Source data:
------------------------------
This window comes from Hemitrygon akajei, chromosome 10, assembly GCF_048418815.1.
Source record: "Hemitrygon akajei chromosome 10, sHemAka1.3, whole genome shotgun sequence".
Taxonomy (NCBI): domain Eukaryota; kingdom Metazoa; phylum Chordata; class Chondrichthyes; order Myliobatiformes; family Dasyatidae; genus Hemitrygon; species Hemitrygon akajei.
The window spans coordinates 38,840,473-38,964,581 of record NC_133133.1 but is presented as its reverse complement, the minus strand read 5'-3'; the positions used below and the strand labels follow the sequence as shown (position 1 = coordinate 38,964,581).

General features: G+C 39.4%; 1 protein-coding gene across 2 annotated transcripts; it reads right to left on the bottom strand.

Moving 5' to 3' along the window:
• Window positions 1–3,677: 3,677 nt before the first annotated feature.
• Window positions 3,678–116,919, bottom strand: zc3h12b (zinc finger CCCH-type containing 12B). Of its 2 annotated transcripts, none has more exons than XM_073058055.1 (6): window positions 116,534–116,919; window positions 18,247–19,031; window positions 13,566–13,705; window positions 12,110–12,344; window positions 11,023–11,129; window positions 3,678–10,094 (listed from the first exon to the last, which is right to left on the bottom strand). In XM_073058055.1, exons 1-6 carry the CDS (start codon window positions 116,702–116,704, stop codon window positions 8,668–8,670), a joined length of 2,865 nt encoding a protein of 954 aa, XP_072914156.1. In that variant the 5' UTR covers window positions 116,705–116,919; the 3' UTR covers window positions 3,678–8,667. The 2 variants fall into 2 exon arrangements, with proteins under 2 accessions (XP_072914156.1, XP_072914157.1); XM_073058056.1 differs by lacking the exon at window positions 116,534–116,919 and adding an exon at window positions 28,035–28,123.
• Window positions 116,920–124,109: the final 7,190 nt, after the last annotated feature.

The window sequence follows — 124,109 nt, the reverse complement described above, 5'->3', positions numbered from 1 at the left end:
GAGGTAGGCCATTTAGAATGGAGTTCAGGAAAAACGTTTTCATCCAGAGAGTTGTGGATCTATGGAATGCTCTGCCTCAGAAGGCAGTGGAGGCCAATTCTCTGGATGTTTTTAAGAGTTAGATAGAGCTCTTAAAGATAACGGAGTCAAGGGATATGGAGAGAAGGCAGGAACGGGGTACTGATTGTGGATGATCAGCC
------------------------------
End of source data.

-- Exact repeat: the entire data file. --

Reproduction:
This window comes from Hemitrygon akajei, chromosome 10, assembly GCF_048418815.1.
Source record: "Hemitrygon akajei chromosome 10, sHemAka1.3, whole genome shotgun sequence".
Taxonomy (NCBI): domain Eukaryota; kingdom Metazoa; phylum Chordata; class Chondrichthyes; order Myliobatiformes; family Dasyatidae; genus Hemitrygon; species Hemitrygon akajei.
The window spans coordinates 38,840,473-38,964,581 of record NC_133133.1 but is presented as its reverse complement, the minus strand read 5'-3'; the positions used below and the strand labels follow the sequence as shown (position 1 = coordinate 38,964,581).

General features: G+C 39.4%; 1 protein-coding gene across 2 annotated transcripts; it reads right to left on the bottom strand.

Moving 5' to 3' along the window:
• Window positions 1–3,677: 3,677 nt before the first annotated feature.
• Window positions 3,678–116,919, bottom strand: zc3h12b (zinc finger CCCH-type containing 12B). Of its 2 annotated transcripts, none has more exons than XM_073058055.1 (6): window positions 116,534–116,919; window positions 18,247–19,031; window positions 13,566–13,705; window positions 12,110–12,344; window positions 11,023–11,129; window positions 3,678–10,094 (listed from the first exon to the last, which is right to left on the bottom strand). In XM_073058055.1, exons 1-6 carry the CDS (start codon window positions 116,702–116,704, stop codon window positions 8,668–8,670), a joined length of 2,865 nt encoding a protein of 954 aa, XP_072914156.1. In that variant the 5' UTR covers window positions 116,705–116,919; the 3' UTR covers window positions 3,678–8,667. The 2 variants fall into 2 exon arrangements, with proteins under 2 accessions (XP_072914156.1, XP_072914157.1); XM_073058056.1 differs by lacking the exon at window positions 116,534–116,919 and adding an exon at window positions 28,035–28,123.
• Window positions 116,920–124,109: the final 7,190 nt, after the last annotated feature.

The window sequence follows — 124,109 nt, the reverse complement described above, 5'->3', positions numbered from 1 at the left end:
GAGGTAGGCCATTTAGAATGGAGTTCAGGAAAAACGTTTTCATCCAGAGAGTTGTGGATCTATGGAATGCTCTGCCTCAGAAGGCAGTGGAGGCCAATTCTCTGGATGTTTTTAAGAGTTAGATAGAGCTCTTAAAGATAACGGAGTCAAGGGATATGGAGAGAAGGCAGGAACGGGGTACTGATTGTGGATGATCAGCC